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“Well-child” pediatric visits to promote good health and development are recommended for all children. In 2013, 68 percent of children younger than six who were not covered by health insurance had received a well-child check-up in the past year, compared with 92 percent of children who were covered by health insurance.

Importance

During a well-child visit, a pediatrician provides preventive care by assessing a child’s physical, behavioral, developmental, and emotional status. A well-child visit is a critical opportunity to detect a possible developmental delay or disability, early treatment of which can lessen the future impact on both the child and family.[1]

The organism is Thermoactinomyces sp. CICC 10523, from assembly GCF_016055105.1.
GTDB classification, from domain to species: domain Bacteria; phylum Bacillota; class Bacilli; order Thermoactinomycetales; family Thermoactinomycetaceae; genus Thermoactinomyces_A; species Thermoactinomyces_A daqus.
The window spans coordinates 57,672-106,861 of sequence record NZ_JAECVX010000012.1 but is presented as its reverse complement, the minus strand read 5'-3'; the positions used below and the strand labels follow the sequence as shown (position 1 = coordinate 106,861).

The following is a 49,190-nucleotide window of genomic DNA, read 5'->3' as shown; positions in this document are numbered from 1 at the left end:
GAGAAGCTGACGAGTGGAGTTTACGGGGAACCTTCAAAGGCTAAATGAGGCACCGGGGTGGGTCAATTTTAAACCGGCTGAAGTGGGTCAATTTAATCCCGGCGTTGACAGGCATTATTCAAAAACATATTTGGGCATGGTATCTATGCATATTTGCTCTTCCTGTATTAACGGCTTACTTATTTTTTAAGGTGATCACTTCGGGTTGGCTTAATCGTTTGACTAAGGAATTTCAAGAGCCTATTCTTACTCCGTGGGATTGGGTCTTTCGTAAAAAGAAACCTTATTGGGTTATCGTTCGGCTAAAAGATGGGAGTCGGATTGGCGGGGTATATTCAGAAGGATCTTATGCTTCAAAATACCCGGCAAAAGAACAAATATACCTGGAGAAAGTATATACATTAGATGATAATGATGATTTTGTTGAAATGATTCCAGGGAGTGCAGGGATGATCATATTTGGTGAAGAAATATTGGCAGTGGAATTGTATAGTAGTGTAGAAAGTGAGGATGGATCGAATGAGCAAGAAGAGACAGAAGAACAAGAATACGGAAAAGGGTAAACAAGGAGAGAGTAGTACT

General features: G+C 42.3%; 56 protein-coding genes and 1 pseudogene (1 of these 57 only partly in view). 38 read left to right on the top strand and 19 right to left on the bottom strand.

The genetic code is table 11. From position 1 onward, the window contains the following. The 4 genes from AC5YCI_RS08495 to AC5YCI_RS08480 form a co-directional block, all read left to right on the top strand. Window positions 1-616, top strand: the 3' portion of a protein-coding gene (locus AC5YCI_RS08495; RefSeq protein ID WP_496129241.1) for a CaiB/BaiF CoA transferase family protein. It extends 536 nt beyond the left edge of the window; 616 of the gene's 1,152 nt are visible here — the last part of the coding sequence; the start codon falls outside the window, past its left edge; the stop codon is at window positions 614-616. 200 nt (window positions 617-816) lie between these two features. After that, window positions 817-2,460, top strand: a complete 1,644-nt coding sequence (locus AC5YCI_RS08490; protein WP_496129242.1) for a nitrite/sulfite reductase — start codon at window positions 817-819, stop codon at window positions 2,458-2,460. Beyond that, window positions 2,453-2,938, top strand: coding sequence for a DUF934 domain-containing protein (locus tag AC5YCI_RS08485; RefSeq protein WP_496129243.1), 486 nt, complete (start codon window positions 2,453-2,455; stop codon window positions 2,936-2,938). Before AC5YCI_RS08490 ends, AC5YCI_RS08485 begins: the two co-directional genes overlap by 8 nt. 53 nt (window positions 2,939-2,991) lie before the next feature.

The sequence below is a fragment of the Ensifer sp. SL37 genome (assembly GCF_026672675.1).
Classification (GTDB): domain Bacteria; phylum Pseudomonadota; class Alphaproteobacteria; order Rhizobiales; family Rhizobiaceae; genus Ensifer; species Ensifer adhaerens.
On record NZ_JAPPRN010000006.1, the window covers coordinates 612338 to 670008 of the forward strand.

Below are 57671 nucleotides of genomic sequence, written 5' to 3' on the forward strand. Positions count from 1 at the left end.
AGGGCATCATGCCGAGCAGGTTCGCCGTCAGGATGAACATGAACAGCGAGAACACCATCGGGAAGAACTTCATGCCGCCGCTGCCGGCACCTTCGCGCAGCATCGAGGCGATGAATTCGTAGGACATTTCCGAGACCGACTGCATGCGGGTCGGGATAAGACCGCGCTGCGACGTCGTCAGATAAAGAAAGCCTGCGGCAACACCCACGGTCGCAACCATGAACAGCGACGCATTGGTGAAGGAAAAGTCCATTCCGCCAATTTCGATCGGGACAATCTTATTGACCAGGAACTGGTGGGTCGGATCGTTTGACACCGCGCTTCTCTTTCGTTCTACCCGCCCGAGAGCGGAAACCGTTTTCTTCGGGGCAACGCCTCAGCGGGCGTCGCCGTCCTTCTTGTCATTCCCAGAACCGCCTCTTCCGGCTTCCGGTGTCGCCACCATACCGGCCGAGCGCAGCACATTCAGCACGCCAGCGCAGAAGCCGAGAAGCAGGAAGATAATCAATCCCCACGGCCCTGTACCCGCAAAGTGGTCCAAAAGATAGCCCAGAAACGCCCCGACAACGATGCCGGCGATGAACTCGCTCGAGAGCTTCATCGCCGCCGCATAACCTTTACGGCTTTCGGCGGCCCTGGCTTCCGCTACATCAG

In addition, well-child visits allow physicians to promote behaviors conducive to healthy development, and to give age-appropriate counseling, or anticipatory guidance.[2],[3] Research shows that parents want more information in basic areas of childrearing, such as discipline or how to encourage learning; one study found that more than half (53 percent) of parents surveyed reported that they could use more guidance in at least three of six areas.[4],[5] Anticipatory guidance given during a well-child visit can change parenting practices (for example, by encouraging the use of time-outs instead of harsher forms of discipline[6]), and increase knowledge of injury prevention practices and infant sleep patterns.[7]Physician guidance has also been found to increase the likelihood that parents will read to their child, and that a child will be breastfed.[8]